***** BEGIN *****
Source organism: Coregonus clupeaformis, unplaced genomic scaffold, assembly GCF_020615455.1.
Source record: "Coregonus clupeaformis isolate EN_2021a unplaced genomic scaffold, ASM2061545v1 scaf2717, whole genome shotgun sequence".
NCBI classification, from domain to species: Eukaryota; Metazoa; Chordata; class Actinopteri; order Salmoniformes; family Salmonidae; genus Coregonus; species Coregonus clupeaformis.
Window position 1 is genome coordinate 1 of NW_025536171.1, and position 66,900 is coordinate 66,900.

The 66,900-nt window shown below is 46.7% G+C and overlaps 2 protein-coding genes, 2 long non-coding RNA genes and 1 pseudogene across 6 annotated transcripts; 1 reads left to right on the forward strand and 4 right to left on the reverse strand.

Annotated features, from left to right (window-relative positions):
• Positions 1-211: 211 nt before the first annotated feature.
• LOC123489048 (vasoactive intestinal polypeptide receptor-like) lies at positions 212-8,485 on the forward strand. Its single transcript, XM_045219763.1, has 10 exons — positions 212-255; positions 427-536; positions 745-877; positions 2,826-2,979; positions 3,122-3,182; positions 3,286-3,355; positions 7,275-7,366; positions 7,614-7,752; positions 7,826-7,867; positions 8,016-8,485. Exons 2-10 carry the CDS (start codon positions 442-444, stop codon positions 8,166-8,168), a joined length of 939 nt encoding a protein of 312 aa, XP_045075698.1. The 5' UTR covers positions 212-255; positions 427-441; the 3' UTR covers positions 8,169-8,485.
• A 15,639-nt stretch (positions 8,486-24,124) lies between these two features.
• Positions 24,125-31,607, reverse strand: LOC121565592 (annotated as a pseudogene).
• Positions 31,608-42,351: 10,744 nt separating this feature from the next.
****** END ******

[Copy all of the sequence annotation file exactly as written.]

Source organism: Coregonus clupeaformis, unplaced genomic scaffold, assembly GCF_020615455.1.
Source record: "Coregonus clupeaformis isolate EN_2021a unplaced genomic scaffold, ASM2061545v1 scaf2717, whole genome shotgun sequence".
NCBI classification, from domain to species: Eukaryota; Metazoa; Chordata; class Actinopteri; order Salmoniformes; family Salmonidae; genus Coregonus; species Coregonus clupeaformis.
Window position 1 is genome coordinate 1 of NW_025536171.1, and position 66,900 is coordinate 66,900.

The 66,900-nt window shown below is 46.7% G+C and overlaps 2 protein-coding genes, 2 long non-coding RNA genes and 1 pseudogene across 6 annotated transcripts; 1 reads left to right on the forward strand and 4 right to left on the reverse strand.

Annotated features, from left to right (window-relative positions):
• Positions 1-211: 211 nt before the first annotated feature.
• LOC123489048 (vasoactive intestinal polypeptide receptor-like) lies at positions 212-8,485 on the forward strand. Its single transcript, XM_045219763.1, has 10 exons — positions 212-255; positions 427-536; positions 745-877; positions 2,826-2,979; positions 3,122-3,182; positions 3,286-3,355; positions 7,275-7,366; positions 7,614-7,752; positions 7,826-7,867; positions 8,016-8,485. Exons 2-10 carry the CDS (start codon positions 442-444, stop codon positions 8,166-8,168), a joined length of 939 nt encoding a protein of 312 aa, XP_045075698.1. The 5' UTR covers positions 212-255; positions 427-441; the 3' UTR covers positions 8,169-8,485.
• A 15,639-nt stretch (positions 8,486-24,124) lies between these two features.
• Positions 24,125-31,607, reverse strand: LOC121565592 (annotated as a pseudogene).
• Positions 31,608-42,351: 10,744 nt separating this feature from the next.